Saurav Goyal: Due to the large consumer base and India’s push towards faster adoption of electric vehicles, the demand, and supply of lithium-ion batteries are on an exponential rise. This provides a good opportunity for the urban mining industry to proliferate and be equipped with a technology that can handle not only domestic demand but also outsource the services to other key markets like the Americas and Europe. Metastable is working on bringing innovations in the storage and packaging of lithium-ion batteries to mitigate the risk of fire and other safety hazards. In the end, the recycled materials from Metastable can be used to build new cells to support a complete ecosystem of lithium-ion supply chain infrastructure right here in our country.

Would it be fair to say that a thriving urban mining ecosystem for Lithium and other rare metals is actually a key piece of the country’s energy security plans?

Saurav Goyal: A thriving urban mining ecosystem is essential to ensure that India does not rely solely on imports from just a handful of countries to achieve its goal of electrifying the transportation of the country. Since India does not have any significant natural reserves of lithium, cobalt, and nickel of its own, extracting these metals out of waste can be an alternative to support the emerging ecosystem of electric vehicles and stationary storage.

Are your operations run-on renewable energy currently? Do you plan to shift to Re soon to power operations?

Saurav Goyal: Building upon its materials science competency, Metastable’s team of engineers and technicians strive to keep the environment clean through 100% chemical-free treatment of Li-ion batteries, done for the first time in the history of metal extraction out of lithium-ion batteries globally. Their processes are designed to minimize waste and improve efficiency. Notably, the battery treatment methodology used by Metastable Materials also significantly reduces capital expenditure and operational expenditure in comparison to conventional battery recycling practices, along with offering a recovery rate of over 90% for the constituent materials.

Metastable Materials’ proprietary processes are designed to be more efficient than the current industry standards. As a result, the energy requirements to recycle lithium-ion batteries are

significantly lower. That is why, our facility is currently planned to run on a conventional source of energy only, such as electricity.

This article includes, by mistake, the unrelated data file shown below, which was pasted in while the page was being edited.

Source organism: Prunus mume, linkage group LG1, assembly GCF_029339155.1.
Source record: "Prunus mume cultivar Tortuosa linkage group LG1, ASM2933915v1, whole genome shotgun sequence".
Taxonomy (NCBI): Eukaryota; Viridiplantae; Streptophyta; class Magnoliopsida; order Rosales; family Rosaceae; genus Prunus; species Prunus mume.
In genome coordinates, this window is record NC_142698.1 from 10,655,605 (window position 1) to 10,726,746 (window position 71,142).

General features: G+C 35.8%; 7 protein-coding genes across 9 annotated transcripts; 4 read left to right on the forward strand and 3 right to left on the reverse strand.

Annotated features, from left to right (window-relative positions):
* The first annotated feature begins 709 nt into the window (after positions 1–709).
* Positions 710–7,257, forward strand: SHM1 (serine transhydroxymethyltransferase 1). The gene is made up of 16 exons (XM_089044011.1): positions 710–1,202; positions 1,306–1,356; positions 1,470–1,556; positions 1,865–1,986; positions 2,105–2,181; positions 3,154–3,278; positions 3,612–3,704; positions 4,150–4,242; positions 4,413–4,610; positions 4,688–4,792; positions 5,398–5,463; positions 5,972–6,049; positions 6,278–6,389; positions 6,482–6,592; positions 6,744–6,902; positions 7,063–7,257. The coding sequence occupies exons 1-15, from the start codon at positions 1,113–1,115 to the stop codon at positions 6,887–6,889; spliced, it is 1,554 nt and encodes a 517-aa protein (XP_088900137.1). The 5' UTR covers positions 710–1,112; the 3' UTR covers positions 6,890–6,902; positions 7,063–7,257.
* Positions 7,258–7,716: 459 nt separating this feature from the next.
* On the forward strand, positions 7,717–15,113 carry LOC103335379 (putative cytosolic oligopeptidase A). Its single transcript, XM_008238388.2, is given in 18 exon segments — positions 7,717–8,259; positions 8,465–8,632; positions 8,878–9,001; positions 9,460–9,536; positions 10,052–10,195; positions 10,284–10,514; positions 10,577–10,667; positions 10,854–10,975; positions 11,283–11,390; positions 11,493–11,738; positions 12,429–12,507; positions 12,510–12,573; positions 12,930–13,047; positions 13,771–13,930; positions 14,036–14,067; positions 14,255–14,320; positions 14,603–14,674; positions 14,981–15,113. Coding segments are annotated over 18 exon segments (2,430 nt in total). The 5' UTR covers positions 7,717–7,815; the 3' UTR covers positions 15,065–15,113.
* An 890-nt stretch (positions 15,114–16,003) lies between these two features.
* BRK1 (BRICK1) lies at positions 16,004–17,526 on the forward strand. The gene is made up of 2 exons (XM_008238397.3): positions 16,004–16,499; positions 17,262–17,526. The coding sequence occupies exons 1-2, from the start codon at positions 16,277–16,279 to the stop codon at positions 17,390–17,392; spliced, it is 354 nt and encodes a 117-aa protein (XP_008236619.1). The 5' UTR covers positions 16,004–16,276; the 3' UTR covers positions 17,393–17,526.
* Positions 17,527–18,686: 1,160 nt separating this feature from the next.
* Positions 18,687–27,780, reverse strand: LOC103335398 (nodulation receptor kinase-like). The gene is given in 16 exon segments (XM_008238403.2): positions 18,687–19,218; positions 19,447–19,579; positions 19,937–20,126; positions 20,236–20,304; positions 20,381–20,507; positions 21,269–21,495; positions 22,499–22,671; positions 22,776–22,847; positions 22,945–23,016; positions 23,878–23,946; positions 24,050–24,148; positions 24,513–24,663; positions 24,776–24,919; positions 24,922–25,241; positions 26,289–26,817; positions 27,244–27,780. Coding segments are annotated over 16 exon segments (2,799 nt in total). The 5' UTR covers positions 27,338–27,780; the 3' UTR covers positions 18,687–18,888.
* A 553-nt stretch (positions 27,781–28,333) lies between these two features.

How do you see the overall battery market by 2030? What could be the relative share of lead-acid, lithium-ion, and other technologies like Solid State, Iron-Air, etc?

Saurav Goyal: As per the report by Niti Aayog on battery recycling, It is estimated that India would see a consolidated investment of US$47,801 million from 2021 to 2030 to cater to the demand for 600 GWh across all the segments of battery energy storage.

Currently, the EVs available in India predominantly use Nickel-manganese-cobalt (NMC) batteries (NMC 111 and NMC 622), which take up over 65% share, followed by lithium iron phosphate (LFP), NCA, and Lithium Manganese Oxide (LMO). However, Suzuki India mainly uses LTO batteries and, considering the overall share in the automobile market, the penetration of these batteries is expected to increase in the future.

SAs predominantly use LFP chemistry batteries as they are known to be long-lasting, safe, and the cheapest of all LIB technologies. LFP chemistry also guarantees a higher cycle life, with some Tier 1 manufacturers offering more than 4,000 cycles. With the advancement of technologies and improving energy densities, it is expected that penetration of NMC, LMO, and NCA will also increase gradually by 2030.

Do you feel government policy has kept pace with industry needs here? What could be missing/done?

Saurav Goyal: With the release of Battery Waste Management Rules, 2022, government cleared much of the ambiguity in the role which needs to be played by each stakeholder and there is a clear outline of the responsibilities of the producers and recyclers. If implemented properly, this can prove to be a pivotal moment in setting up India as a leader in providing world-class metal extraction services.